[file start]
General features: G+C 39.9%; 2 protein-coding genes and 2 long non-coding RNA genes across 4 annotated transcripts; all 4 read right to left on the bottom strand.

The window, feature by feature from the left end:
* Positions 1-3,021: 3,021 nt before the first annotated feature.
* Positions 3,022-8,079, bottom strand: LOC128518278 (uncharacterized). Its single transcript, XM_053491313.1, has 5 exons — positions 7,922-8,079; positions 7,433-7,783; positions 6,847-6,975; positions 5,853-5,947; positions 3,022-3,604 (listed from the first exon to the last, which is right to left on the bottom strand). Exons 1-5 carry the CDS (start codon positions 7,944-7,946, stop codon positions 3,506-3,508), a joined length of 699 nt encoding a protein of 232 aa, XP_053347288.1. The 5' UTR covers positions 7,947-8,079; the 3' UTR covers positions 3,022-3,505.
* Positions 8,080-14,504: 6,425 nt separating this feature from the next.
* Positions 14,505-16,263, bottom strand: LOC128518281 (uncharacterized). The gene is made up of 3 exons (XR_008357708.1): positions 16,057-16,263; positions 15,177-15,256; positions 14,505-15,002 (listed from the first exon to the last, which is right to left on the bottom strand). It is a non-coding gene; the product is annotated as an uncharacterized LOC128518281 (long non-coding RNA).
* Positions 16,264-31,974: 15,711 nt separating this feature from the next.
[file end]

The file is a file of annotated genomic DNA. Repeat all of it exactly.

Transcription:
General features: G+C 39.9%; 2 protein-coding genes and 2 long non-coding RNA genes across 4 annotated transcripts; all 4 read right to left on the bottom strand.

The window, feature by feature from the left end:
* Positions 1-3,021: 3,021 nt before the first annotated feature.
* Positions 3,022-8,079, bottom strand: LOC128518278 (uncharacterized). Its single transcript, XM_053491313.1, has 5 exons — positions 7,922-8,079; positions 7,433-7,783; positions 6,847-6,975; positions 5,853-5,947; positions 3,022-3,604 (listed from the first exon to the last, which is right to left on the bottom strand). Exons 1-5 carry the CDS (start codon positions 7,944-7,946, stop codon positions 3,506-3,508), a joined length of 699 nt encoding a protein of 232 aa, XP_053347288.1. The 5' UTR covers positions 7,947-8,079; the 3' UTR covers positions 3,022-3,505.
* Positions 8,080-14,504: 6,425 nt separating this feature from the next.
* Positions 14,505-16,263, bottom strand: LOC128518281 (uncharacterized). The gene is made up of 3 exons (XR_008357708.1): positions 16,057-16,263; positions 15,177-15,256; positions 14,505-15,002 (listed from the first exon to the last, which is right to left on the bottom strand). It is a non-coding gene; the product is annotated as an uncharacterized LOC128518281 (long non-coding RNA).
* Positions 16,264-31,974: 15,711 nt separating this feature from the next.